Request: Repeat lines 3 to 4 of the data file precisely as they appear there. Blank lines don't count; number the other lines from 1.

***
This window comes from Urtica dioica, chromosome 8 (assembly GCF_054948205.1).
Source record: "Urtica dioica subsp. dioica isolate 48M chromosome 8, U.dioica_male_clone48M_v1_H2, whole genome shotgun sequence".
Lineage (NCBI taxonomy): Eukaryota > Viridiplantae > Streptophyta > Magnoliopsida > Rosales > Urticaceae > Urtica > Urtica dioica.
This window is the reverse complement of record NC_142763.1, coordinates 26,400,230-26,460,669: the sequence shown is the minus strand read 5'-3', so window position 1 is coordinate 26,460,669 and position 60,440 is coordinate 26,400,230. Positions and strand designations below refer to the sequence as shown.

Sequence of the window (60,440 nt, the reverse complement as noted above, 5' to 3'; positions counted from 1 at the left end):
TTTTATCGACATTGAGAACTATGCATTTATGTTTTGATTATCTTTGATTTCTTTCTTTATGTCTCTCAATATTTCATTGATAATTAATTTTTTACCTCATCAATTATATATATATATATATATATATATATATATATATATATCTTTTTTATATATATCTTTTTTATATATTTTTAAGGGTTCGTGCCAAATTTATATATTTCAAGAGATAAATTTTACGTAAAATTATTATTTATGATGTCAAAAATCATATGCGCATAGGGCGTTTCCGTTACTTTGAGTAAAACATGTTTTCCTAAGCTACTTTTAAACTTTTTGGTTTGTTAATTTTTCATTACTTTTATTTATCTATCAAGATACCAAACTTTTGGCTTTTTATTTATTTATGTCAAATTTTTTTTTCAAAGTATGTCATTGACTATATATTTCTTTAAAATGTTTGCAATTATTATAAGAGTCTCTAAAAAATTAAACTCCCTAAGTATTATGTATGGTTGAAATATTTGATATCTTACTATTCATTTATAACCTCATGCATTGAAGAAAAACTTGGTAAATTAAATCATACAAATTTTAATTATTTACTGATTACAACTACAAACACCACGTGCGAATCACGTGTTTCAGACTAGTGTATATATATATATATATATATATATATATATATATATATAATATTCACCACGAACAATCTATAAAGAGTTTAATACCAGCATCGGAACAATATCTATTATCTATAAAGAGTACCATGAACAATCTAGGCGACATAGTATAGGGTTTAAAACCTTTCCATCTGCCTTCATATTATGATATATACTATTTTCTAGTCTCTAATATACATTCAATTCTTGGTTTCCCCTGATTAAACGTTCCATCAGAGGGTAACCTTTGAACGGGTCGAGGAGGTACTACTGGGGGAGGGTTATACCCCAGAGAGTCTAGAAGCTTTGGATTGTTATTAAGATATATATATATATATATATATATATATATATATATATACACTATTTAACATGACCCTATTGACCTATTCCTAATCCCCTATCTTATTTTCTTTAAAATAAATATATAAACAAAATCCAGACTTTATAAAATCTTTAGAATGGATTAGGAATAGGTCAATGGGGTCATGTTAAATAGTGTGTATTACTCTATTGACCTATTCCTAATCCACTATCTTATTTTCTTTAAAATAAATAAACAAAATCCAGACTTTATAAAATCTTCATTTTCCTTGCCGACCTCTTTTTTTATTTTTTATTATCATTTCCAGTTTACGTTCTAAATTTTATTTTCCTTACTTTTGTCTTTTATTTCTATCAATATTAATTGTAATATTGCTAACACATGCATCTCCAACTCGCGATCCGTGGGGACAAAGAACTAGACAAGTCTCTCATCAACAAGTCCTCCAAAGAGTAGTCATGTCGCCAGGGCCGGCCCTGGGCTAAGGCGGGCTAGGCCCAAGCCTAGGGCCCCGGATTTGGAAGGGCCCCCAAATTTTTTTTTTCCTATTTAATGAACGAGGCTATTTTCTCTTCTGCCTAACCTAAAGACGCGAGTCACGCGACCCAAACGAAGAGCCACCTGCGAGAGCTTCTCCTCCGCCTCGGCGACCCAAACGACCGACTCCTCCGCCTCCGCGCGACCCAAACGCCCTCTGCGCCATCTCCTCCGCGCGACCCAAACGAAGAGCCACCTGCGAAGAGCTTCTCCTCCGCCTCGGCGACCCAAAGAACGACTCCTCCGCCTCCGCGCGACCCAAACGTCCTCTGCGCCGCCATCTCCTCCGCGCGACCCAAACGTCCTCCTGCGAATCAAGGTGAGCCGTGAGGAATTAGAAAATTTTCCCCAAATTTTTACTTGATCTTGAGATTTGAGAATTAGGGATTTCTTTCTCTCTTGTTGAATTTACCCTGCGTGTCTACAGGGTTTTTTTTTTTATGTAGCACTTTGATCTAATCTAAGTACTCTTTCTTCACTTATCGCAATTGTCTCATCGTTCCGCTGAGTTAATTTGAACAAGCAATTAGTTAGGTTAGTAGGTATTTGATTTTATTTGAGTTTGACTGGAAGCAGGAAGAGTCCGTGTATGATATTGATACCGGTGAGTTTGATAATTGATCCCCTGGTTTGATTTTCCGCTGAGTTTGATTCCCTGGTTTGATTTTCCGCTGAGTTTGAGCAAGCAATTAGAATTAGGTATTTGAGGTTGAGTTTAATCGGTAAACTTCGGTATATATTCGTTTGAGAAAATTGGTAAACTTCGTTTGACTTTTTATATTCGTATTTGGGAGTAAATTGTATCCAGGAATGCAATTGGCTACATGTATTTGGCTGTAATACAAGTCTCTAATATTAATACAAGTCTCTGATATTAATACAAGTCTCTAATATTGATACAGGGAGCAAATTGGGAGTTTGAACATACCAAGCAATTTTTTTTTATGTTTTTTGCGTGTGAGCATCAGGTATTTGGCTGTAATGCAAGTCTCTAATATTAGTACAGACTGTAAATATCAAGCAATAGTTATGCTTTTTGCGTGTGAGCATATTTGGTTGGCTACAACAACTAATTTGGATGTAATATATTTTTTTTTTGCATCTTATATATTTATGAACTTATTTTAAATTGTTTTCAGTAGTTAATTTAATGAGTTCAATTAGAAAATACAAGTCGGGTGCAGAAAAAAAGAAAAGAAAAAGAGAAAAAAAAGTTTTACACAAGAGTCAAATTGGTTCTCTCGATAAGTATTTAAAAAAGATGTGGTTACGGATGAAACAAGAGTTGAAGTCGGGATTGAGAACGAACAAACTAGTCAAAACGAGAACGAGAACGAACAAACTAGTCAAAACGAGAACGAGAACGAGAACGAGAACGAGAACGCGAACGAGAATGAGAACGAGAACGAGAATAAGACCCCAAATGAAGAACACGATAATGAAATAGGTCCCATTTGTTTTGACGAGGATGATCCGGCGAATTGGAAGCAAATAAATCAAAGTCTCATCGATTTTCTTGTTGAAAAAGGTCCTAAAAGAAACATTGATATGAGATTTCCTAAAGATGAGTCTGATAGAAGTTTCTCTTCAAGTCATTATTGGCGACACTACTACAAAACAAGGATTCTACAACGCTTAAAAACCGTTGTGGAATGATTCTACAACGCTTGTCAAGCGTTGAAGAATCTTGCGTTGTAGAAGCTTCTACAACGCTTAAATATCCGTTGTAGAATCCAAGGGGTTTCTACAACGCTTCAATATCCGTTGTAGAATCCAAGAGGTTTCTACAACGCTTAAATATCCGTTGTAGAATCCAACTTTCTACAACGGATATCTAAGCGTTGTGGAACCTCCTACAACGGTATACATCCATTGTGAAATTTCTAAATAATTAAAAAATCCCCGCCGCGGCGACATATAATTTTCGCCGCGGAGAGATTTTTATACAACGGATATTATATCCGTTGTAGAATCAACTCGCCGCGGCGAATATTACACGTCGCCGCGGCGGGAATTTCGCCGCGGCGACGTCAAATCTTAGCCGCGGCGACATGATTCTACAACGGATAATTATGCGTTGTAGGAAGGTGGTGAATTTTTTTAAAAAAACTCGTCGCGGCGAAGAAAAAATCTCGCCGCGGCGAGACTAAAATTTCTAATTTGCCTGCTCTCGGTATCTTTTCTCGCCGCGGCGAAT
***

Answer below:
Lineage (NCBI taxonomy): Eukaryota > Viridiplantae > Streptophyta > Magnoliopsida > Rosales > Urticaceae > Urtica > Urtica dioica.
This window is the reverse complement of record NC_142763.1, coordinates 26,400,230-26,460,669: the sequence shown is the minus strand read 5'-3', so window position 1 is coordinate 26,460,669 and position 60,440 is coordinate 26,400,230. Positions and strand designations below refer to the sequence as shown.